Walking Meditation

Looking Inward: The Infinite Value Of A Regular Meditation Practice

One conscious breath in and out is a meditation. Eckhart Tolle. 

This past month in NYC, Geshe Michael Roach offered a talk about the benefits of meditation and ways to develop insight about one’s self through practice. Geshe Michael is a renowned Buddhist scholar and meditation teacher and was the first Westerner to attain the degree of Geshe, the highest level of academic achievement for Tibetan Buddhist monks and nuns. He has written numerous books and articles and founded The Three Jewels, a yoga, Dharma, meditation and outreach center in the East Village of Manhattan.

While much of the wisdom and compassion that Geshe Michael shared at a free lecture at Lincoln Center was profound and rooted in thousands of years of scholarship about various aspects of meditation, one of the most tangible themes that he touched on was the value of committing to even a short meditation practice.

As a Geshe, he studied for over 20 years in Tibetan monasteries and has undergone training in deep levels of highly specialized and esoteric meditation practice. And yet, as he introduced the discussion on ways meditating can help change our relationships with ourselves and the world around us, this teacher emphasized the value of even a 5 minute practice. He joked at one point that when he times his practice he targets 5 minutes because “that’s as long as I can really meditate for anyways.”

But despite the lighthearted delivery of this theme, the value of his message cannot be underestimated. Meditation is often associated with habits of long sitting practice on a cushion in complete or relative silence with very rigid or prescribed techniques. (And certainly, when practicing regularly we may find it available and beneficial to dedicate ourselves to longer sessions.) However, the essence of beginning a practice is the dedication to doing it regularly, with sustainability, and with a gentle approach that does not discourage the activity. This is one of the most important aspects of building a foundation for meditating.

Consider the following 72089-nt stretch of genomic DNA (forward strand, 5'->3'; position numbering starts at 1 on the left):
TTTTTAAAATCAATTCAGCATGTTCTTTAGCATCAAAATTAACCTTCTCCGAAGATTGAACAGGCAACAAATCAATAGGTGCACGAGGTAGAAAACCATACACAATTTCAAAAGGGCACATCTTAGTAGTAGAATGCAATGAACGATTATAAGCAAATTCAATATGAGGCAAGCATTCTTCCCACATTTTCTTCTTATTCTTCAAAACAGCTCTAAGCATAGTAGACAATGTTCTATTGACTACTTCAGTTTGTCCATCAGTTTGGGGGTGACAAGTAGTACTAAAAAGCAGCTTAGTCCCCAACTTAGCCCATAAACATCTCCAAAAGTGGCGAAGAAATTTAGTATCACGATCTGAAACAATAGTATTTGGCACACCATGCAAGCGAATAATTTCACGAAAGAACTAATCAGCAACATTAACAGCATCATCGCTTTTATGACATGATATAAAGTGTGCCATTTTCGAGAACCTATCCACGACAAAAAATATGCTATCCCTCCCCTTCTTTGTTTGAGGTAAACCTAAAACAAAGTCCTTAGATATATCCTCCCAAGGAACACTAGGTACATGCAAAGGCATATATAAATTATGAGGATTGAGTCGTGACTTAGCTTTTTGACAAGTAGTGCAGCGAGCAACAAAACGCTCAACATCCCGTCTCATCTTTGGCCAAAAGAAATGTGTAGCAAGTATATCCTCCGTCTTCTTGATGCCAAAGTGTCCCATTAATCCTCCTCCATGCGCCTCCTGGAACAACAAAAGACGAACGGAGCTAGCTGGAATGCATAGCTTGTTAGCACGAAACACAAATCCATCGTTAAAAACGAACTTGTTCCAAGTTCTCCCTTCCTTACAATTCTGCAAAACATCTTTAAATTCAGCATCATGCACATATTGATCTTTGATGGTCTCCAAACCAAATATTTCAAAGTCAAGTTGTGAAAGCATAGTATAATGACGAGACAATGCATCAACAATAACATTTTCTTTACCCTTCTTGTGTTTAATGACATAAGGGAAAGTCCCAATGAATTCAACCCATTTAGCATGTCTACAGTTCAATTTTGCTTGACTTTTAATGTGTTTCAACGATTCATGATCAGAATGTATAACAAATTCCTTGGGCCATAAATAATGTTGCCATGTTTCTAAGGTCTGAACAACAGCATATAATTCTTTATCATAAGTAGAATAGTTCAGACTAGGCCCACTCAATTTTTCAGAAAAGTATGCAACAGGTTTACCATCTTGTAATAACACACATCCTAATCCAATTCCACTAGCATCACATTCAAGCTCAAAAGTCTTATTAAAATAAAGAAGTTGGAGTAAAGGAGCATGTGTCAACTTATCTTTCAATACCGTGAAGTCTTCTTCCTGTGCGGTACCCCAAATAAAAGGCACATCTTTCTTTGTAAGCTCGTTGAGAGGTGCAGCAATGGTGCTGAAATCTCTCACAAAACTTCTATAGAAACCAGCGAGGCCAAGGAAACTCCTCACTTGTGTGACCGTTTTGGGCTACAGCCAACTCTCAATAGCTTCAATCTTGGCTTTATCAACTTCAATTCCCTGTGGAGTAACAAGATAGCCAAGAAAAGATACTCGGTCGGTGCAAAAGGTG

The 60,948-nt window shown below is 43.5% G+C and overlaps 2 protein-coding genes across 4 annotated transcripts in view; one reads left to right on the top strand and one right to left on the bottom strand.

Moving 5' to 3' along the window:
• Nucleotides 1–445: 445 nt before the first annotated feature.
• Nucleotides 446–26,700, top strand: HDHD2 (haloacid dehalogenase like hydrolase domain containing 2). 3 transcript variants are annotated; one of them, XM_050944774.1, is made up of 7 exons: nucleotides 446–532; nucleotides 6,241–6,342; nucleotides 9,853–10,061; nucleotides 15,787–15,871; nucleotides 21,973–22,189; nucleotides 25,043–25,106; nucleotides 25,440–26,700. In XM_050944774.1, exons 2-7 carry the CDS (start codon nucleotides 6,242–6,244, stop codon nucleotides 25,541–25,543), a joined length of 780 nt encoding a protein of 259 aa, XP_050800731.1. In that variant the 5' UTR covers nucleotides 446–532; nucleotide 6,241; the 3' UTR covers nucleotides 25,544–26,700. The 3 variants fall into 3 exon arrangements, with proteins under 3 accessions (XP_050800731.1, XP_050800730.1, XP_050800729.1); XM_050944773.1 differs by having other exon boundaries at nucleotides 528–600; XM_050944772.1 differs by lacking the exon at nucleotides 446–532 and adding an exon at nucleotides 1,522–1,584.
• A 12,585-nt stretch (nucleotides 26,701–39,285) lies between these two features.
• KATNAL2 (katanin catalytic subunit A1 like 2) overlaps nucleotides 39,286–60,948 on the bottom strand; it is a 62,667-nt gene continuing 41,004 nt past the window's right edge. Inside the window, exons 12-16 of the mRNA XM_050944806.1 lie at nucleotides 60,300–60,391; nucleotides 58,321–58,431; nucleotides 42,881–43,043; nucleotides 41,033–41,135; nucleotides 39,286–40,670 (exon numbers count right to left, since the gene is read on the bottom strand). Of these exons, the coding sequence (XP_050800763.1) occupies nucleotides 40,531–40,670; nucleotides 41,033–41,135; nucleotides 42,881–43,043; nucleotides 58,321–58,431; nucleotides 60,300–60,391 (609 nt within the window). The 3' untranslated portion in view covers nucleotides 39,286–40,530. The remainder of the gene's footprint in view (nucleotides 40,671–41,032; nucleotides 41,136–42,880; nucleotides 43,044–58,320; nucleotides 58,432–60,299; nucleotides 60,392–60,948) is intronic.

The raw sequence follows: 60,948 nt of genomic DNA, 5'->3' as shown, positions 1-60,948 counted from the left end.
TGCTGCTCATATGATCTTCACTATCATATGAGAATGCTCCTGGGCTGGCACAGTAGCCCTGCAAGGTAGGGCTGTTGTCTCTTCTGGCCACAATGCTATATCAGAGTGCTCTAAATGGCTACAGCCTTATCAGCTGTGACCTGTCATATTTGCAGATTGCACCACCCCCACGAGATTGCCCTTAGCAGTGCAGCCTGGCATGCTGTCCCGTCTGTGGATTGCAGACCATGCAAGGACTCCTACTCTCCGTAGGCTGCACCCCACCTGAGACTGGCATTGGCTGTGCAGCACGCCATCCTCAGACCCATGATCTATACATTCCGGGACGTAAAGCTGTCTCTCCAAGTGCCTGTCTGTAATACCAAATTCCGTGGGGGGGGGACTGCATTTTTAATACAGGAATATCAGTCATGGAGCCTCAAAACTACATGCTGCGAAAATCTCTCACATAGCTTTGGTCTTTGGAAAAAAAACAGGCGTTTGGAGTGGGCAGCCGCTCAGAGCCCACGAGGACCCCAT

The key thing about starting with just 5 minutes is that no matter what else is going on in our lives, regardless of family, career and social obligations, we can easily make space to find five minutes. In fact, one of the suggestions is that we find five-minute intervals throughout the day. Even for those of us juggling multiple commitments, we can usually connect with five-minute gaps to catch our breath and get centered again. And although five minutes may not seem like much, the benefits of regularly practicing even for short intervals can be amazing.

A regular practice can help us to check in with what’s going on internally so that we are not just functioning on autopilot. Particularly when our very busy lives demand sustained mental engagement on various tasks, it can be so helpful to take a step back, to really see how our minds are functioning, to observe the qualities of our thoughts and feelings and not just follow them. We begin to know ourselves differently, to become friends with ourselves and with whatever is going on in our hearts and minds. In this respect, it is wonderful to recognize that meditation can be an act of love: Being present with ourselves, not trying to change anything or take anything away.

And a regular practice also can help us to develop insights about our sense of balance and ways me might be developing attachments to material things, to pleasure seeking, to food, or to other gratifications that provide temporary distractions. We can begin to see where our minds might be grasping and clinging for some relief, and maybe to understand what is really at the heart of that relief-seeking.

So even if committing to a meditation practice has felt cumbersome or intimidating in the past, perhaps discovering ways of seeing it as more attainable–and sustainable–can help to provide the necessary motivation to really embrace it. There is a vast universe inviting us to come inside and discover what can be seen.


Written by Gabriel Woodhouse for bodono.

Gabriel Woodhouse is one of the teachers at Three Jewels which offers free meditation classes every weekday morning and on Friday evenings. Three Jewels functions as a Meditation, Yoga, Dharma, and Outreach Center for the community. More info at: threejewels.org